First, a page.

From The Chronicle of Higher Education, the issue dated August 17, 2007 (link may not work if you’re not a subscriber):
By ELIZABETH F. FARRELL
Police officers at the University of California at Los Angeles used excessive force and poor judgment last November when they repeatedly used a Taser stun gun to subdue a student, according to an independent report released this month.
UCLA officials commissioned the independent investigation in response to the controversy that ensued after police officers used a Taser on Mostafa Tabatabainejad, a student of Iranian descent who refused to show his student identification card in the computer laboratory at a campus library.
Immediately after the incident, Mr. Tabatabainejad publicly accused the police officers of racial profiling, and more than 400 students participated in a protest.
Further fueling the controversy was a widely publicized video of the incident posted on the YouTube Web site.
The article goes on to report that, despite this independent finding, the UCLA internal police investigation found no violation of policy by the officers, and no one will be reprimanded for these actions.
Without getting into the politics of racial profiling and discrimination, or police brutality or neutrality, I think that this story is really interesting from the perspective of the library. For a few reasons.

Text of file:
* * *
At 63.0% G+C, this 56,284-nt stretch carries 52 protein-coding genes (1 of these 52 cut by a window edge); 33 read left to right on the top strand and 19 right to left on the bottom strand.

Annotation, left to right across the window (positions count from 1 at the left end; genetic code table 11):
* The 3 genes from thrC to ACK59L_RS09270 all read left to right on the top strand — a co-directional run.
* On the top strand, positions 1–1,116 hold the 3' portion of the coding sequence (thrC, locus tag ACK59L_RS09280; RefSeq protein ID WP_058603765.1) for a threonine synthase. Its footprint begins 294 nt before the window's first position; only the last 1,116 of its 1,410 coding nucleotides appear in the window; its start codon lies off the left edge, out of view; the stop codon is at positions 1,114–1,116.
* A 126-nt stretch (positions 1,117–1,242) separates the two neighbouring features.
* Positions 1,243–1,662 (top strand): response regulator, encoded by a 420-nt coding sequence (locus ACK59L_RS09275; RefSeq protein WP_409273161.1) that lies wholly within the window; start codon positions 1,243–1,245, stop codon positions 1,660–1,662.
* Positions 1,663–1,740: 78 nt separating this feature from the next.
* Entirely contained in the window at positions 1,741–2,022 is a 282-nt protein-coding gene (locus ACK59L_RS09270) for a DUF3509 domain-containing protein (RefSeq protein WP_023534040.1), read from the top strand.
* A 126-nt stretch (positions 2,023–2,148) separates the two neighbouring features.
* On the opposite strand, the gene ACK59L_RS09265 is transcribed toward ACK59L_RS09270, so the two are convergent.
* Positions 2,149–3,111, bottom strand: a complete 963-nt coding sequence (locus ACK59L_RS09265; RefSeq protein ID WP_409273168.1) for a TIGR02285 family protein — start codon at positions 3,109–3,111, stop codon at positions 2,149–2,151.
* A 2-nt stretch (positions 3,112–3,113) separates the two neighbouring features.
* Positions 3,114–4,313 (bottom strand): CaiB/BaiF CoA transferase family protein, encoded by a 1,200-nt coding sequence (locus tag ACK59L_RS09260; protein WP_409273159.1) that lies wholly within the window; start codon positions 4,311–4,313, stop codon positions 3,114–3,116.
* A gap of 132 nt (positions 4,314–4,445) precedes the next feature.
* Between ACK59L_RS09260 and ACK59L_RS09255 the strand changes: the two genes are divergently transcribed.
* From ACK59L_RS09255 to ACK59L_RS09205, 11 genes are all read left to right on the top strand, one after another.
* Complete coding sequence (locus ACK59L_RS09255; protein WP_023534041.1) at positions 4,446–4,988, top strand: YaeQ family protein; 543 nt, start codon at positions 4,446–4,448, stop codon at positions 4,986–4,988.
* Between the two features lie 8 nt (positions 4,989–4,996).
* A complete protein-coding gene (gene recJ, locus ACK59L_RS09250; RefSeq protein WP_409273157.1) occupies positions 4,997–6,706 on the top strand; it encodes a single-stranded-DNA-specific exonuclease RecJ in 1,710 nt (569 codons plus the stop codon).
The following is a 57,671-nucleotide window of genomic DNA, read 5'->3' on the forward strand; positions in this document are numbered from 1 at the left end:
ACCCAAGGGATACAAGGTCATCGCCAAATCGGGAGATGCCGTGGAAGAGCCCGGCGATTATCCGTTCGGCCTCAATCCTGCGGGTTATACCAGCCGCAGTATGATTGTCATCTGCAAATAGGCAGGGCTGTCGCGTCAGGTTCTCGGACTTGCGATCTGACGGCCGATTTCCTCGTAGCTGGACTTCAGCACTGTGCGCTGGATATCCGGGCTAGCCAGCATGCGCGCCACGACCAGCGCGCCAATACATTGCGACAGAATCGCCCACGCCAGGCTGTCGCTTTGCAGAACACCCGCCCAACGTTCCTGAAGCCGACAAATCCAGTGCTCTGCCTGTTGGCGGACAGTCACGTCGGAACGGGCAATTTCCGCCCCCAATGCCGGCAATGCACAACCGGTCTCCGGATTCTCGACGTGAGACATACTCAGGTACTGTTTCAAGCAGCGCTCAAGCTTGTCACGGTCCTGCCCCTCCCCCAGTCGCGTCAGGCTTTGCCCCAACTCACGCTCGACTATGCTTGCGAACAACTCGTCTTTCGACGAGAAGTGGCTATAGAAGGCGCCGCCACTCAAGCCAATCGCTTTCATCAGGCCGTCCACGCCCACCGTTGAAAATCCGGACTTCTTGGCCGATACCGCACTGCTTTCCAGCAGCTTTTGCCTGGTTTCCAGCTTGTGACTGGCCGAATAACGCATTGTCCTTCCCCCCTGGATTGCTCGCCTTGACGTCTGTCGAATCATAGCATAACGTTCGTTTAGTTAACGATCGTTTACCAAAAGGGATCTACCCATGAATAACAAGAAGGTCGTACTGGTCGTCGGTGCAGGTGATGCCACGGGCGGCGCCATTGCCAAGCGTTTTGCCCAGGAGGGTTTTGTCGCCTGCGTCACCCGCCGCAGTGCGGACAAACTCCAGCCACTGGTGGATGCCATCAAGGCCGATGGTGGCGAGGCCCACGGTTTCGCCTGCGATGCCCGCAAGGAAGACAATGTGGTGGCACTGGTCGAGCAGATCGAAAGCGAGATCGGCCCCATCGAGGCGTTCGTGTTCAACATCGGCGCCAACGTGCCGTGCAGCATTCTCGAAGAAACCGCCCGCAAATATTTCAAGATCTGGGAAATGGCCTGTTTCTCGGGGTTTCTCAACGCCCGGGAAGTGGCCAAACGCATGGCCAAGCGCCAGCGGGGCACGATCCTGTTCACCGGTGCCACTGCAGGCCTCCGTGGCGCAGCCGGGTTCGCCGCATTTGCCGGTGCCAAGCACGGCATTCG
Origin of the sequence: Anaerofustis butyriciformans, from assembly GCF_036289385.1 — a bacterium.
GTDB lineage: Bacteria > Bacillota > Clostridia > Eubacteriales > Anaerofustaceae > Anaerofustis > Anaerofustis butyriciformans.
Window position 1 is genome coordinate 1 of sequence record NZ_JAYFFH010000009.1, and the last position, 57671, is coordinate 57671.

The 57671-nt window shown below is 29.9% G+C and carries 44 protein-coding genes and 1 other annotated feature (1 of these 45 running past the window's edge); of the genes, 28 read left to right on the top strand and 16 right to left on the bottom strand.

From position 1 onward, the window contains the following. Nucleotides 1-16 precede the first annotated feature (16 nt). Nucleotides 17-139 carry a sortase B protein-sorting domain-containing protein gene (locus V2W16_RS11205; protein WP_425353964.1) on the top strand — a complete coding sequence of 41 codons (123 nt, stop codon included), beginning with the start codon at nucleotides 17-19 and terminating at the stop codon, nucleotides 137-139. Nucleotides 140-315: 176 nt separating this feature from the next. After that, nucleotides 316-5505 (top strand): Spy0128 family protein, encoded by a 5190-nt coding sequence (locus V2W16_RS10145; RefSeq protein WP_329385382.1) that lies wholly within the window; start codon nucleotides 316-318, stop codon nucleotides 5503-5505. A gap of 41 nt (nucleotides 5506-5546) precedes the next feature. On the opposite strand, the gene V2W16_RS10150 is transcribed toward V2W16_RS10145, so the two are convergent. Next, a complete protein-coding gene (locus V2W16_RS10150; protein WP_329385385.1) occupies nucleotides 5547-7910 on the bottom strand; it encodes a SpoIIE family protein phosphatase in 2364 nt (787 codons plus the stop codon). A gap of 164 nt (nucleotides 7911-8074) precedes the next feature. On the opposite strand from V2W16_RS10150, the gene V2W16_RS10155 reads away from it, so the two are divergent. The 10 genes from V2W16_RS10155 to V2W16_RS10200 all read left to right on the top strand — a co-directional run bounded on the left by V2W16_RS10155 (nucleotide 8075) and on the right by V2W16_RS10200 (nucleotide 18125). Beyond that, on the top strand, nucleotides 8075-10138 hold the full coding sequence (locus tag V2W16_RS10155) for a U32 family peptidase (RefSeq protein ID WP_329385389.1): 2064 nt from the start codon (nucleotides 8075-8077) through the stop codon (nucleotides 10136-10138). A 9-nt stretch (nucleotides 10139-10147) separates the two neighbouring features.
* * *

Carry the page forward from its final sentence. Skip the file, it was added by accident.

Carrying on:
- The crime in question was failure to show ID. How do we feel about that, as a profession that prizes the freedom to read and access to information? What do we sacrifice in the name of ‘safety’, ‘security’, ‘accountability’, and compliance with institutional policies?
- Police. In the library. See above re: sacrifice.
- This incident only became news because of students with video-capable cell phones and YouTube. Granted, it was reported locally, and it might have been reported in higher-education news regardless, but this video made it inevitable. We talk about the ubiquity of handheld devices, always-on connectivity, and the read-write web — but we, as librarians, focus on what that means for us, and our libraries. I think it’s far more interesting to add to that discussion the question of “what does it mean for our world?”, particularly in light of this moment, when students made news with cell phones.